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A yeshiva in the Free State

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The village of Oranjeville in the Free State boasts a healthy ratio of two churches to two bars. It has a tarred road, with more potholes than actual road, that runs through its centre where there is a general dealer and an estate agent. There is one traffic light to manage the traffic over a single-lane bridge, but it hasn’t worked for as long as anyone is able to remember. It also has a library that cost way more than it should have, and which might not actually house any books.

Oranjeville was typical of peaceful but neglected “towns” in the area, and sits on the edge of the Vaal. That was until it became home to the only yeshiva in the Free State. Now, if one drives down the sand road, the hum of learning and prayer will be heard around the small yeshiva complex.

The yeshiva is the brainchild of Rabbi Raff of the Maharsha community in Johannesburg. Troubled by the closure of shuls and places of learning, and aware of many young boys who would ordinarily have gone abroad to continue their studies but weren’t now able to do so, he sought a creative solution – to construct a COVID-19 safe “bubble” far away enough to remain medically secure, where the boys could continue with their education. On the advice of medical experts, the students and two rabbinic families went into self-isolation before being cleared to be able join the yeshiva.

The Raff family have had a connection to Oranjeville for many years, making it a natural choice. It was there that an old, dilapidated property was identified, and renovation began at break-neck speed. The goal was to be able to be open by the beginning of the Jewish month of Elul, which is one month before Rosh Hashanah. The time frame was short, and the work significant. There was also the matter of the IT infrastructure that would be critical to the success of a place as remote as this.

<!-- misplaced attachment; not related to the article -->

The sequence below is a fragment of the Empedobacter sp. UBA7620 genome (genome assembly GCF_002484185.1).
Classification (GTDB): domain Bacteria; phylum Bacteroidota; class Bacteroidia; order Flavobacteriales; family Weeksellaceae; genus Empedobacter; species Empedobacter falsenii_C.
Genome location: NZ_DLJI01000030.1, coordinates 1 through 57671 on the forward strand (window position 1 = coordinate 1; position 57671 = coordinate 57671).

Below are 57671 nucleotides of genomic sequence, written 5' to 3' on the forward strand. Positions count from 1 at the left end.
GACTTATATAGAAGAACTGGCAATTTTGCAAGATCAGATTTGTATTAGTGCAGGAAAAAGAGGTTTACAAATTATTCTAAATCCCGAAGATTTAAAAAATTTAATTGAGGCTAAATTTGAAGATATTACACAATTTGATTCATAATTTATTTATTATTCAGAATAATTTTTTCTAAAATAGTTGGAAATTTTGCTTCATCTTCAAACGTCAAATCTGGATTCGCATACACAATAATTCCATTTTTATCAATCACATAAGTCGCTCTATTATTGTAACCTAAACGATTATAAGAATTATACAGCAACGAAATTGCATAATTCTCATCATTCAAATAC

While the 20-something boys remained in isolation, the rebuild went ahead, and the yeshiva was able to open as anticipated. Two rabbinic families also moved to the village to manage not only the curriculum, but also the small matter of food supplies and everything else that is required. The size of the property (with ample room for soccer), the proximity to the Vaal, and the fresh air all contributes to the appeal.

According to Rabbi Raff, “While the idea of developing a property in ‘Oville’ as a safe, out-of-the-way location for school camps and spiritual getaways has been simmering for many years, with boys unable to return to their yeshivas in eretz Yisroel, a need was keenly brought to the fore.”

An unintended consequence of the pandemic has been to make the religious world more comfortable with the use of technology. Whereas many environments might have chafed against the use of the internet, COVID-19 has shown its tremendous advantages for the field of education. What this means for the Oranjeville yeshiva is that it has access to some of the world’s most prominent rabbonim and teachers, many of whom have already undertaken to give shiurim to the students.

Says Rabbi Raff, “With the ‘Zoom boom’, we realised that these boys could have access to roshei yeshivos and magidei shiur right here in the heart of the Free State. Shiurim from leaders in Torah learning have been scheduled weekly as part of the programme.”

More than 20 students have already taken advantage of the facility. It’s designed for boys with a high level of learning and observance.

With the launch of the yeshiva in the Free State, Rabbi Raff has redefined the concept of remote learning. The “bubble” might have started off as a safe refuge from the pandemic, but it’s easy to imagine that even once this has passed, it will have appeal and relevance to many.

Where some consider remote learning to be a Zoom class at home, for attendees of the Oranjeville yeshiva, remote learning means real connection to a world of Torah study. That and a two-hour journey to the banks of the Vaal, just over a bridge, with a traffic light no one can remember working.

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